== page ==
Shares started the week on a downbeat note, with the FTSE 100 index slipping 0.2% on Monday.
Housebuilders were lower ahead of the government’s housing white paper, with Persimmon off 1.7% and Taylor Wimpey down 1.6%.
On Tuesday, BP slumped 4.1% after weaker than expected results, while Pearson gained 3.6% on speculation about further cost-cutting.
Wednesday saw the blue-chip index virtually unchanged, but the FTSE 250 index hit a new record high.
Housebuilders were on the up after Redrow produced strong results and with Tuesday’s housing white paper delivering no surprises. Redrow took on 4% with Persimmon adding 3%.
Outsourcer Capita was also 3.4% ahead amid ongoing speculation about a private equity bid.
The FTSE 100 was up 0.6% on Thursday. BT was off 0.9% on concerns about splitting off Openreach, its infrastructure arm.
But British Airways owner IAG added 1.7% as it was urged to bid for Norwegian Air Shuttle.
Meanwhile mid-cap Thomas Cook lost 7.7% after reporting a first-quarter loss and warning of an “uncertain political and economic outlook”. Rival Tui was down 2%.
The market was up in early trading on Friday on better-than-expected UK trade and industrial output numbers.
Company Focus: Redrow
Housebuilder Redrow posted a very strong set of half-year results on Wednesday. Pre-tax profits were up 35% to £140m in the six months to 31 December, and the dividend was increased 50% to 6p a share.
The company reported a 13% rise in completions, a 12% increase in average sales price and a 160 basis points’ improvement in operating margin.
Net debt has reduced from £139m to £56m, giving the group gearing of 5%, which is more in line with its peers than previously.
Current trading conditions remain positive with robust customer traffic and sales, resulting in a record order book of £897m.
With confidence high, Redrow has set targets for 2019 of £1.9bn revenue, a 19.5% operating margin and 77p earnings per share.
Despite the strong results, potential negatives for housebuilders could make life tougher in the coming year. These include a reduction in consumer confidence as inflation increases and possible interest rate rises. New mortgage interest tax relief rules, due to start in April, could force landlords to sell up, increasing the supply of houses on the market.
Is consumer confidence weakening? A British Retail Consortium/KPMG survey showed retail sales down by 0.6% in January on a like-for-like basis compared with the previous year.
“After a strong end to the Christmas trading, year-on-year sales growth ground to a halt, compensated only by stronger furniture sales and a boost for some retailers from Chinese New Year,” said BRC chief executive Helen Dickinson.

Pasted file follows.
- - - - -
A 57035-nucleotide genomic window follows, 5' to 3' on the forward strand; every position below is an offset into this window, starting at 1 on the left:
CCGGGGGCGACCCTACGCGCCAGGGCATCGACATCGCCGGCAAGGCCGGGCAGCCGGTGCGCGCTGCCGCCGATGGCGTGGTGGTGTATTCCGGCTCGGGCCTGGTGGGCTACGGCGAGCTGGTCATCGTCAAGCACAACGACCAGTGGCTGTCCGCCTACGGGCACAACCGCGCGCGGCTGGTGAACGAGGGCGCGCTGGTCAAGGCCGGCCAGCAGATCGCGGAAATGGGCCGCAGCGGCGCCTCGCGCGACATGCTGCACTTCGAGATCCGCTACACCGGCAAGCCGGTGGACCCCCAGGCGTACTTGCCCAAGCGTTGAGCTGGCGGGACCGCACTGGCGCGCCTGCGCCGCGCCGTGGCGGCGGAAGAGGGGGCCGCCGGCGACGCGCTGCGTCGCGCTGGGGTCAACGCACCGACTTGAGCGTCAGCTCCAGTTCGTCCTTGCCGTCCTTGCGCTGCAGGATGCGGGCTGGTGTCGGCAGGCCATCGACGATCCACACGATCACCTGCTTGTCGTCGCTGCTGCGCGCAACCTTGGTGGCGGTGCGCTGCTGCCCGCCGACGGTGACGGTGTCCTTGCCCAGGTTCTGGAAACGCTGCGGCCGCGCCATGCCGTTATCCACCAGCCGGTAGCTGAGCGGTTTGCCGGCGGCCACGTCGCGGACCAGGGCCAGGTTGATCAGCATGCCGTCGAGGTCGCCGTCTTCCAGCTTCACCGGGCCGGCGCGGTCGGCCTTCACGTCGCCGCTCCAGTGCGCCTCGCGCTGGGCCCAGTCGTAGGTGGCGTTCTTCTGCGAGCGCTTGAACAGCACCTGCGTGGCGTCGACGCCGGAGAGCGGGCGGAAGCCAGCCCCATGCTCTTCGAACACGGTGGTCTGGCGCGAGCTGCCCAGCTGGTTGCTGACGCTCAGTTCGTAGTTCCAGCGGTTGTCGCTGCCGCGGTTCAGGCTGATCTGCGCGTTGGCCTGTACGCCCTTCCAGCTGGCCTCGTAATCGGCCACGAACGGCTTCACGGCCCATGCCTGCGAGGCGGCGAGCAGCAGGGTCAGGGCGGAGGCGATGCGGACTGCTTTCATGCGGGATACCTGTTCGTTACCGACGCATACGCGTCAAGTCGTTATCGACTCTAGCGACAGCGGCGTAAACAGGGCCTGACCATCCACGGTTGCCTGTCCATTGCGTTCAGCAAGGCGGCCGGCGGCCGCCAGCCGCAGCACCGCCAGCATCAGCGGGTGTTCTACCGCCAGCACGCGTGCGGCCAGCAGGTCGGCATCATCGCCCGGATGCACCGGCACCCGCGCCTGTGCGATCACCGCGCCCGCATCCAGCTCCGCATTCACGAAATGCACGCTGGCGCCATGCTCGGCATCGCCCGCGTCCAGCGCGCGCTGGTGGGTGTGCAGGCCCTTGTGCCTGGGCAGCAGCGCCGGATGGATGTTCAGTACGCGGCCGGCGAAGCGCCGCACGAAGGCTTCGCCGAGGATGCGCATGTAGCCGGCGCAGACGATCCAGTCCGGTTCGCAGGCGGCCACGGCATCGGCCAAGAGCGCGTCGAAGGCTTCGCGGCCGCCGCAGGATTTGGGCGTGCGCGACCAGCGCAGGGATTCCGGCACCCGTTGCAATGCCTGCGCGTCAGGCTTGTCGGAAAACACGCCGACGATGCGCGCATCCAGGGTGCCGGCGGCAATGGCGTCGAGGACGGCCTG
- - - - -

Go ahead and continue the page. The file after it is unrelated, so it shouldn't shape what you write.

“Our survey suggests that 'caution' was top of new year shopping lists and the uptick in credit card lending at the end of the last year may be short lived. With the signs pointing to upward pressures on shop prices given rising import costs, all eyes will be on the impact of inflation on consumer spending.”
House prices were down 0.9% in January compared to December, the first monthly decline since last August, according to Halifax. The annual rate of growth also eased to 5.7%.
“House prices continue to be supported by an ongoing shortage of property for sale, low levels of housebuilding, and exceptionally low interest rates,” said Martin Ellis, Halifax housing economist.
“Nonetheless, weaker economic growth and increasing pressure on spending power, along with affordability constraints, are expected to dampen housing demand, resulting in some downward pressure on annual house price growth during the year.”
A Bank of England survey showed that businesses expect to give wage increases averaging 2.2% this year, below the consensus forecast for inflation of 2.7% and suggesting falling earnings in real terms.
Surveyors expect residential rents to rise 25% over the next five years and house prices to increase by 20%, according to research by the Royal Institution of Chartered Surveyors (Rics).
“The view is that both house prices and rents will over the medium term continue to grow at a faster pace than wages, putting even greater pressure on affordability,” said Rics’ chief economist Simon Rubinsohn.
Growth in UK industrial production hit a six-year high in December, after a stronger than expected end to the year.
Industrial production expanded by 1.1% in December, bringing the annual increase to 4.3%, according to figures from the Office for National Statistics (ONS).
However, ONS statistician Kate Davies was cautious, pointing out that December’s growth was driven by the “often volatile” pharmaceuticals industry, and growth was “broadly flat” over the fourth quarter as a whole.
Meanwhile, the UK’s trade deficit narrowed in December thanks to exports to non-EU countries.
The trade gap contracted to £3.3bn from a revised £3.6bn in November, according to ONS data. On a quarterly basis, the trade deficit narrowed to £8.6bn in the final three months of the year from £14.1bn previously, primarily due to a rise in exports of goods to non-EU countries.
Some economists have predicted that the weak pound will improve the trade balance by boosting demand for exports and lowering demand for imports. But they also caution that in the shorter term the trade gap will worsen as the cost of imported goods increases.
Company announcements that caught our attention this week
Key company diary dates
Best & worst performing sectors (rel. to FTSE 350)*
Best & worst performing stocks*
* Weekly movements up until close of business Thursday.
Main source of information: Company Report and Accounts, Bloomberg
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